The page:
A federal judge ruled that a former Houston ISD trustee, who was found guilty of bribery, cannot seek respite under the Texas Education Code’s provision that limits the amount of money a school district employee can be liable for while operating on behalf of the district.
In November, Larry Marshall was convicted under the federal racketeering law. Earlier during the case, Texas Scorecard reported that HISD was saddling taxpayers with a hefty portion of the cost of his legal defense.
The claim was brought against Marshall for accepting bribes from construction contractors in exchange for awarding them district contracts while he presided over the board. The company that brought about the suit, Gil Ramirez Group, was eventually awarded nearly $5 million in damages under two separate claims.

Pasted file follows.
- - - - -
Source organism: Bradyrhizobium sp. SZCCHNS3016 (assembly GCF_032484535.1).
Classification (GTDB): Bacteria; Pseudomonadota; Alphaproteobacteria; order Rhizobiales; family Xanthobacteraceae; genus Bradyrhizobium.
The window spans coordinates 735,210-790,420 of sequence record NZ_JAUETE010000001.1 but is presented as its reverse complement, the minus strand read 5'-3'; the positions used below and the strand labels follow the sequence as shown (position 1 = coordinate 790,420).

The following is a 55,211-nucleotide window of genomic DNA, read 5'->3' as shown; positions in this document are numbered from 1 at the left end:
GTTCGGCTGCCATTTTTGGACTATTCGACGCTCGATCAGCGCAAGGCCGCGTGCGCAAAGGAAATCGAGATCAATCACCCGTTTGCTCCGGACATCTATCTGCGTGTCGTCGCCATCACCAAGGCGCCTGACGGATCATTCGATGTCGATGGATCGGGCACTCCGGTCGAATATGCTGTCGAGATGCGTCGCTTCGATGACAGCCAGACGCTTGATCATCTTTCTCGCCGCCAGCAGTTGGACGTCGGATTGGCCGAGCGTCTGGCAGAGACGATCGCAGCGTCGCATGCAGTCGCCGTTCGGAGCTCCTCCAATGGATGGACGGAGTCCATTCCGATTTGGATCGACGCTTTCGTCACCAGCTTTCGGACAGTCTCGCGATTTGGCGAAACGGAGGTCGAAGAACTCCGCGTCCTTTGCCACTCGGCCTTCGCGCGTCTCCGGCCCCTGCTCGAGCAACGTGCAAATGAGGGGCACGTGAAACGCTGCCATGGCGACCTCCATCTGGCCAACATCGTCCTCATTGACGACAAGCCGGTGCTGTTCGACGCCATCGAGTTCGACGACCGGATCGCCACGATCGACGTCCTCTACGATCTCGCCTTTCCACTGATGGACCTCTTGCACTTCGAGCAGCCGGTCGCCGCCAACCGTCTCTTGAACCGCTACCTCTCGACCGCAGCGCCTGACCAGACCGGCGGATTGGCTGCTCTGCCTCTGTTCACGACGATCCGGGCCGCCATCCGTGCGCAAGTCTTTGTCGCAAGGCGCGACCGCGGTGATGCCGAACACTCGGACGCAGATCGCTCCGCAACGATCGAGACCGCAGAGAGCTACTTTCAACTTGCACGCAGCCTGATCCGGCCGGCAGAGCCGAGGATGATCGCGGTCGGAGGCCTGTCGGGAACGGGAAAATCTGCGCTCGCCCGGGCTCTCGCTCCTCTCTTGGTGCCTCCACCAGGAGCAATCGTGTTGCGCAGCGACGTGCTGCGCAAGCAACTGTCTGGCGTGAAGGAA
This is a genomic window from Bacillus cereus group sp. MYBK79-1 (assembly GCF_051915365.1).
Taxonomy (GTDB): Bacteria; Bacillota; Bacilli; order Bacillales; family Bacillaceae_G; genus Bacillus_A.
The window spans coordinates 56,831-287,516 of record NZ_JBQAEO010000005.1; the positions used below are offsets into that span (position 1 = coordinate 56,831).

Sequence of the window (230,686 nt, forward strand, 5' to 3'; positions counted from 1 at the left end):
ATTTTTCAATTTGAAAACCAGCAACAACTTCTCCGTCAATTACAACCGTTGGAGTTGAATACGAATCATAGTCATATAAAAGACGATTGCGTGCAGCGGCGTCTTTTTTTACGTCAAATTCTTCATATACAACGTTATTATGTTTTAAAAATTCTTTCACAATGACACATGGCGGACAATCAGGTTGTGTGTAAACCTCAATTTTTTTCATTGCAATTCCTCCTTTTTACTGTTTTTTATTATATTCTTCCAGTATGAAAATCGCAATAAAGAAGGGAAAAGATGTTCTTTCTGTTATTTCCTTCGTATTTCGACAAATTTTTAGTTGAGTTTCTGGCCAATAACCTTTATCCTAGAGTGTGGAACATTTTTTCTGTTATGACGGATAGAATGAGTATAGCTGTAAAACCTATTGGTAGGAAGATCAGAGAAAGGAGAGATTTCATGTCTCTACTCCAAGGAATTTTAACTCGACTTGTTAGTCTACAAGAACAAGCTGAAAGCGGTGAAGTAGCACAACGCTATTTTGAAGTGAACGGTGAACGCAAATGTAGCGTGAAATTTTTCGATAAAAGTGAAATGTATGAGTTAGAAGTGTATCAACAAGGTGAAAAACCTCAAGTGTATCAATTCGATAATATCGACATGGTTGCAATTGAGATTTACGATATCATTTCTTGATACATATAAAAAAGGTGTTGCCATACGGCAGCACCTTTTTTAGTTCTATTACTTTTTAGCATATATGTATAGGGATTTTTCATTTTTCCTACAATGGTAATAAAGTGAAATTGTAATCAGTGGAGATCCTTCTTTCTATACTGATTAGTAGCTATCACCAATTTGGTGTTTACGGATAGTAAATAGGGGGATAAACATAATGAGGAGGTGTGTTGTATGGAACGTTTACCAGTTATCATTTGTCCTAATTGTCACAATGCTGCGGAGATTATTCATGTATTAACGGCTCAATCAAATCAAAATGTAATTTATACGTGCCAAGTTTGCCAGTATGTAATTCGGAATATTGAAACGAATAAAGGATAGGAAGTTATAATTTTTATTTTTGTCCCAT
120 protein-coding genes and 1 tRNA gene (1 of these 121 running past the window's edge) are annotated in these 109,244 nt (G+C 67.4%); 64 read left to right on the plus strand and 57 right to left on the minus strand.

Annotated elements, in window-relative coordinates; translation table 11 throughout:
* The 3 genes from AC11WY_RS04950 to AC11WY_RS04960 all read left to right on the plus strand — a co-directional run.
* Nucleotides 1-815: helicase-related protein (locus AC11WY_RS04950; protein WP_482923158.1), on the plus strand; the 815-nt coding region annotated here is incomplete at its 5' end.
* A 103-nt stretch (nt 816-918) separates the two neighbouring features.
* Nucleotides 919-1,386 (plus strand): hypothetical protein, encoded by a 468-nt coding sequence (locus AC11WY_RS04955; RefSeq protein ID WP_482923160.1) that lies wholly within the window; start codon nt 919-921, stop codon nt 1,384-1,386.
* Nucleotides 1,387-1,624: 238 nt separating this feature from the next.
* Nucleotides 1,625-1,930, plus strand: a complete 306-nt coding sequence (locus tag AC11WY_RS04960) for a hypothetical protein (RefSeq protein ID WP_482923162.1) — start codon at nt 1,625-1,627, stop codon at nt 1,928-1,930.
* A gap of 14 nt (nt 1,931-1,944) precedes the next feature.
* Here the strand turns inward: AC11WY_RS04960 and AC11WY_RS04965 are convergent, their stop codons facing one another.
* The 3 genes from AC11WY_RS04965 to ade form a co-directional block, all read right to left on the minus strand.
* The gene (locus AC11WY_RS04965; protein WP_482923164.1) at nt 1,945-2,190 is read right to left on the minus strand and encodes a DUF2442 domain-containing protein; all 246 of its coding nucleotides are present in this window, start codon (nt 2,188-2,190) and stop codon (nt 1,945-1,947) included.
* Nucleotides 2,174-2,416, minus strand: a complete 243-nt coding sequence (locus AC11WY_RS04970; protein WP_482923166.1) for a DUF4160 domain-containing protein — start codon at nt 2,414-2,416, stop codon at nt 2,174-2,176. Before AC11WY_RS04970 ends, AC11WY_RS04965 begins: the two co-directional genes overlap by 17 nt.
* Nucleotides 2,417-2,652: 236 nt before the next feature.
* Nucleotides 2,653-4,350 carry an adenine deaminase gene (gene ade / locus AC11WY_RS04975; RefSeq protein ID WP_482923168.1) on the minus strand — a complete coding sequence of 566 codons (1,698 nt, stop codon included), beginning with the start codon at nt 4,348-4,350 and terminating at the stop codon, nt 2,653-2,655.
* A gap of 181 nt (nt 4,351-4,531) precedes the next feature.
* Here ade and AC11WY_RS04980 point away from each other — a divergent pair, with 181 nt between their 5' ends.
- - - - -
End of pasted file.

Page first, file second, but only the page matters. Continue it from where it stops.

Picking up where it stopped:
Even though HISD used taxpayer money to defend the Marshall, they were quick to distance themselves after the judgement, saying that since they were no longer a party to the suit, they were not liable for any part of the damages. Since that time, the Houston Press has reported that the defense fees paid by HISD crept up to $1.5 million.
Under the Texas Education Code, liabilities for school employees are limited to $100,000, but the judge refused to allow that cap to be placed on this case. Although the final order has yet to be signed, Marshall is expected to appeal the case.